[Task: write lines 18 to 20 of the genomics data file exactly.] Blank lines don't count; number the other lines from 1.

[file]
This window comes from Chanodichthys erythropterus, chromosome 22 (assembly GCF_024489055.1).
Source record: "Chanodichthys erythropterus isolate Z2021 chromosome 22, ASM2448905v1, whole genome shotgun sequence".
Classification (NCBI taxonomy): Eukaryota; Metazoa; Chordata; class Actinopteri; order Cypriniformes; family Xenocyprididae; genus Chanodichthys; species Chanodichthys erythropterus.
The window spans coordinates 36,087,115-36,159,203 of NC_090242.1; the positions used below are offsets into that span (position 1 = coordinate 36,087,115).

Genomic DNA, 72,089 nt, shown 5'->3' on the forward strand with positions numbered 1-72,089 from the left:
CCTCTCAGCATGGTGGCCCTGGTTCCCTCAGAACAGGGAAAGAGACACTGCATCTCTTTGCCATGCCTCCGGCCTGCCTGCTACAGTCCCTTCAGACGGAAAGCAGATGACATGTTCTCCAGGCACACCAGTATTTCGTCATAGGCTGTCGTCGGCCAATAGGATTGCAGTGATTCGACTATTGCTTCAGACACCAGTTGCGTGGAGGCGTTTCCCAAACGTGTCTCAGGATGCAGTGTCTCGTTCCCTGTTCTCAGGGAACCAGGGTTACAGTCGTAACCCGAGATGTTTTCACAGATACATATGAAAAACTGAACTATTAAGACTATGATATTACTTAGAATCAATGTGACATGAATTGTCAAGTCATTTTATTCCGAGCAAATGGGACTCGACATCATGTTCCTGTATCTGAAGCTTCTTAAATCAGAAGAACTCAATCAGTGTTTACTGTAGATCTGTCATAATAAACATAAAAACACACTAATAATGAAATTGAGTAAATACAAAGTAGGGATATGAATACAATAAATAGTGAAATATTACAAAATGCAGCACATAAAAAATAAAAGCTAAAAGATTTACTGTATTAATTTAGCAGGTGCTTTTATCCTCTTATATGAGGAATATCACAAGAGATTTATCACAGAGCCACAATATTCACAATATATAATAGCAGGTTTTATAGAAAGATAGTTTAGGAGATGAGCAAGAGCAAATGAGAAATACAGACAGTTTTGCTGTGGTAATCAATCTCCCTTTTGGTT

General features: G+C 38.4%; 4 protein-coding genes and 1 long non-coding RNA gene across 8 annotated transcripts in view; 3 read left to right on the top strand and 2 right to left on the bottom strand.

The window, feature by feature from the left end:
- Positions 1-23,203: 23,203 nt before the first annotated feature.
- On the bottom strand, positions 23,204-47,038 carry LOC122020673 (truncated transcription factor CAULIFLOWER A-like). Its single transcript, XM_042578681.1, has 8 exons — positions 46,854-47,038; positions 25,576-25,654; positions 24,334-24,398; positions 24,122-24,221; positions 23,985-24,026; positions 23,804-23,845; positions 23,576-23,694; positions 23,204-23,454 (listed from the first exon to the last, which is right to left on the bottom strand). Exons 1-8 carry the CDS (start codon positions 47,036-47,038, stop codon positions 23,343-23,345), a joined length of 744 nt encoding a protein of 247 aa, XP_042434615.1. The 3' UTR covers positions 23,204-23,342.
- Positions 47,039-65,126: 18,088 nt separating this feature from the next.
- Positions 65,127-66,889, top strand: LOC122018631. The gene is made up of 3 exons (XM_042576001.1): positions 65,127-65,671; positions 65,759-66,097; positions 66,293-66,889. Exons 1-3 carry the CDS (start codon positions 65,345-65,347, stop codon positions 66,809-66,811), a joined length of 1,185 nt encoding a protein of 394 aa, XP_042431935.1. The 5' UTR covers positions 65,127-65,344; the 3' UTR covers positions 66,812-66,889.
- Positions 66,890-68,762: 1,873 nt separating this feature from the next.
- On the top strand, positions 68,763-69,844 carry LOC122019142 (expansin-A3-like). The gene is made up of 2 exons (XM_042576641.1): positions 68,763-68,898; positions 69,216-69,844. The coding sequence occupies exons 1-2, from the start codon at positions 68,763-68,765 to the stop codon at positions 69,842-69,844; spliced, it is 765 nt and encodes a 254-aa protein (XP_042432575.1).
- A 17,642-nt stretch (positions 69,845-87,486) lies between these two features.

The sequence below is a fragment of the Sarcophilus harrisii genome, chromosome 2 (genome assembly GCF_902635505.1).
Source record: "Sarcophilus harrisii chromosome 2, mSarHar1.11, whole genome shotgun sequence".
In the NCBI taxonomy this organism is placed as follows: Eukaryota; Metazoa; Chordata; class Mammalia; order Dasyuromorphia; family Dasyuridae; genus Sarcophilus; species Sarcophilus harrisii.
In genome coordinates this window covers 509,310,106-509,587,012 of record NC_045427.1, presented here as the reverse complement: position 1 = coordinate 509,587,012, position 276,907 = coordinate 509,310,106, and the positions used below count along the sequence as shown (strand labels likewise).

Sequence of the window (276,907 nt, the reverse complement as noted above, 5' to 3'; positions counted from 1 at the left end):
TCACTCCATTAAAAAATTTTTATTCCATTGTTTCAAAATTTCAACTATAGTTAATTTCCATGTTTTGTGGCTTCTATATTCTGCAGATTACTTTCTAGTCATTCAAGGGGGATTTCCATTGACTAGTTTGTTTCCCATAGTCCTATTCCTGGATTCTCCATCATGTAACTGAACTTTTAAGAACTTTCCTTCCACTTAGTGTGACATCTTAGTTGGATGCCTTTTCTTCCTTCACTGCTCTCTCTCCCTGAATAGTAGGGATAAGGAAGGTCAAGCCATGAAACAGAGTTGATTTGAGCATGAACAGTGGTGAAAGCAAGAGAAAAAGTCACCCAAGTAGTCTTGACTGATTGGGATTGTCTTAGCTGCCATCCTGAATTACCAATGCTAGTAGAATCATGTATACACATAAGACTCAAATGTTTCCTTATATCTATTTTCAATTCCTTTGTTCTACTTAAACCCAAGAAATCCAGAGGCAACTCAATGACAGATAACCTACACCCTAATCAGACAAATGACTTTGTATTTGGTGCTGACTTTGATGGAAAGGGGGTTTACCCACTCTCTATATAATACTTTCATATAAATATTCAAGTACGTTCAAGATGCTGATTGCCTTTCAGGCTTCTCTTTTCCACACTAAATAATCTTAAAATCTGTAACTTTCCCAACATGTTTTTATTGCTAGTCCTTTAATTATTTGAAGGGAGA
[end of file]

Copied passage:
In the NCBI taxonomy this organism is placed as follows: Eukaryota; Metazoa; Chordata; class Mammalia; order Dasyuromorphia; family Dasyuridae; genus Sarcophilus; species Sarcophilus harrisii.
In genome coordinates this window covers 509,310,106-509,587,012 of record NC_045427.1, presented here as the reverse complement: position 1 = coordinate 509,587,012, position 276,907 = coordinate 509,310,106, and the positions used below count along the sequence as shown (strand labels likewise).

Sequence of the window (276,907 nt, the reverse complement as noted above, 5' to 3'; positions counted from 1 at the left end):